Two days after the film release, the terrorist attacks in Paris happened. The film was banned in France, because the subject is ‘too sensitive’ now. But it is prejudice from those who have not seen the movie. It was much more censored than the book, but at least we talked about it, it opened the discussion, it shows that these gangs are not cool.
What would be the reaction in Africa by watching this film?
People in Africa would be shocked to watch this film, to see what is happening here in Europe, especially in a capital city.
What is the story of the film? The diaspora in Brussels? Blacks and Arabs? A love story?
Martha: It’s not a film about the diaspora in Belgium, nor blacks and Arabs in Brussels. It does not represent Arabs or blacks. This film is about urban gangs. It is not a documentary, it is art.
Black does not represent anyone I know.
The filmmakers wanted to make a good film, and have the opportunity to show the issue of urban gangs in Brussels. Young people, in a gang, are people. They exist, and they are excluded from society.
It is also a story about a teenager becoming an adult. She believes that she knows everything and she is very stubborn. And because of her wrong choices, she falls into traps. If we take out the context of the urban gangs, it is a Romeo and Juliet which everyone can identify with.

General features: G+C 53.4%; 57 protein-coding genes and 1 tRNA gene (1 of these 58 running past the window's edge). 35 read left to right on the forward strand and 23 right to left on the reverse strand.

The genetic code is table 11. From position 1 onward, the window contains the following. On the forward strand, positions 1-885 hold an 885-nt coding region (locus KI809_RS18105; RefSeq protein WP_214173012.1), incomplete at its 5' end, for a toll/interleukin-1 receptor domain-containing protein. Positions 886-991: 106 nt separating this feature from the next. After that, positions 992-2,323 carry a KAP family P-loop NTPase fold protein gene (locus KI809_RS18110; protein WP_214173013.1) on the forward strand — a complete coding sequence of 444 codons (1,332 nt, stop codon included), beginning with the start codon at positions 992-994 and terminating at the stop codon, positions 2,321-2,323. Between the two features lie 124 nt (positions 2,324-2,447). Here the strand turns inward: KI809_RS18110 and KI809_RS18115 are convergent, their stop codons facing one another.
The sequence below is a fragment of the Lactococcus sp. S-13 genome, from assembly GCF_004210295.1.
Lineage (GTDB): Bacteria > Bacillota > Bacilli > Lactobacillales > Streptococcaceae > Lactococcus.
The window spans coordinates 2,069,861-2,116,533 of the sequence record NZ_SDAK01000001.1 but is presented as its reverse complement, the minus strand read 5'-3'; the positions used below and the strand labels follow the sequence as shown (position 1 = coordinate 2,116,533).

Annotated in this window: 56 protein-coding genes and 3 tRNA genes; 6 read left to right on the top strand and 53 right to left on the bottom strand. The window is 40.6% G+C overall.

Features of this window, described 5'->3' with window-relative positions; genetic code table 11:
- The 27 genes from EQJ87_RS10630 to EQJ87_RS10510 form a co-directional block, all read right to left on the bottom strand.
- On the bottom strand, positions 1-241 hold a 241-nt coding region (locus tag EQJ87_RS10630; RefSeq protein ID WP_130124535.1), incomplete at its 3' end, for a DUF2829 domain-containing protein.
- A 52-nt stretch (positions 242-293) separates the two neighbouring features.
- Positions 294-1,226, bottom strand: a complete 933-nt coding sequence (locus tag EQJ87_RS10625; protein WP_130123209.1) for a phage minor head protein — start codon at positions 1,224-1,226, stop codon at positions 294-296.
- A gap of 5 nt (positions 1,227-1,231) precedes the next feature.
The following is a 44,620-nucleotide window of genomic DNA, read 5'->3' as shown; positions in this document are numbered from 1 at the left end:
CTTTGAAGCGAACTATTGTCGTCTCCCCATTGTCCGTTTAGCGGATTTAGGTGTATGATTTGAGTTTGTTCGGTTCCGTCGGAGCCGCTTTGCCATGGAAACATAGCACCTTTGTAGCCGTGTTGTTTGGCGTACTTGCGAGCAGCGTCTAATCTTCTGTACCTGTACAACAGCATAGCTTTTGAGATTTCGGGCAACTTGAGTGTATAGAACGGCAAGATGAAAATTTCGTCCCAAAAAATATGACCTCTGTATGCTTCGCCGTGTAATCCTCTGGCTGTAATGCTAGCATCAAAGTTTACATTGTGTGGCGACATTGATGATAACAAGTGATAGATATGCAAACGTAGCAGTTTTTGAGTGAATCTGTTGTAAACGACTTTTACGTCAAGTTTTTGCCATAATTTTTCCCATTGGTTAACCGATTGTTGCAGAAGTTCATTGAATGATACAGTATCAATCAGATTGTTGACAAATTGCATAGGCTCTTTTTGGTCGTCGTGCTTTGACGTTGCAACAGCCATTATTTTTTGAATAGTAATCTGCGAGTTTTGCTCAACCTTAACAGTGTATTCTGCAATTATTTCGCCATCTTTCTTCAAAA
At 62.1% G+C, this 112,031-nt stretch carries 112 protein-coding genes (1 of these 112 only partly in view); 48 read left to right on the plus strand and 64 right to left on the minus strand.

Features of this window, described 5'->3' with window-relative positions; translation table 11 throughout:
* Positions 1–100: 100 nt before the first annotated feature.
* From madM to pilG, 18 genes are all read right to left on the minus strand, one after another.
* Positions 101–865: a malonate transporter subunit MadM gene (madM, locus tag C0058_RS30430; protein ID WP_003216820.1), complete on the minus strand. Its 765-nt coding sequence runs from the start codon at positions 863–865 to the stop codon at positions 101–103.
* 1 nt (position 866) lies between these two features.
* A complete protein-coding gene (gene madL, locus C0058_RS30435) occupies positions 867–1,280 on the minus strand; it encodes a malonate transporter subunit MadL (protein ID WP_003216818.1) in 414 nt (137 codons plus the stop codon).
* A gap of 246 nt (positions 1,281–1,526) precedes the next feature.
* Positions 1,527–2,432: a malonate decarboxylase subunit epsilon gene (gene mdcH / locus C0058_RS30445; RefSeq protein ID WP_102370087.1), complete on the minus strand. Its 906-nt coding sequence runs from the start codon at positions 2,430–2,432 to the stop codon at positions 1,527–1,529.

With this story, I do not feel represented or described as black. Black does not represent anyone I know. I identified myself with a fifteen-year-old girl who seeks self-identity, with characters that make very bad choices.
But the title, Black, is because the heroin is black?
Black is the colour of her skin, yes, and also because she falls into a black hole. She changes her mind, she changes everything. This is a name for all the changes in her. It is also a very dark movie with dark feelings.
The film has only actors of colour, no white ones. Is this a bias? Why is that the case?
In the film there are black people, the main role is held by a black and an Arab. There are no white people. It is primarily the two gangs that are filmed. In 2016 in Belgium and in Europe, we do not see a lot of movies where there are no white people. That shocked people. It was brutal for the audience.
People of colour who saw the film also saw what is possible.
It shows that in art and media, there are people with different names and colours who are Belgian and who have talent. It is hard to believe it when you never see any around on the screen. But many people of colour who saw the film also saw what is possible. Now they will dare to do their absolute best.
Is this the the message of the film?
This is what I want to tell to young people who read what I say. It is important. I feel the change in people’s mindset, with the Internet everywhere there are exchanges that are strengthening and motivating people. We must go forward even if there are racist, ignorant people because there will always be someone who will talk, but that will not stop you.
Talent has no colour, religion, name.
There are more and more young people who couldn’t care less about labels put on them, they do something because they believe in it.
They do not want to slow down anymore. Talent has no colour, religion, name. And if you have no opportunity, you create it. We will not change the world but we will go forward. What makes you different is not negative, even if people make you believe so.
Check out more about Black here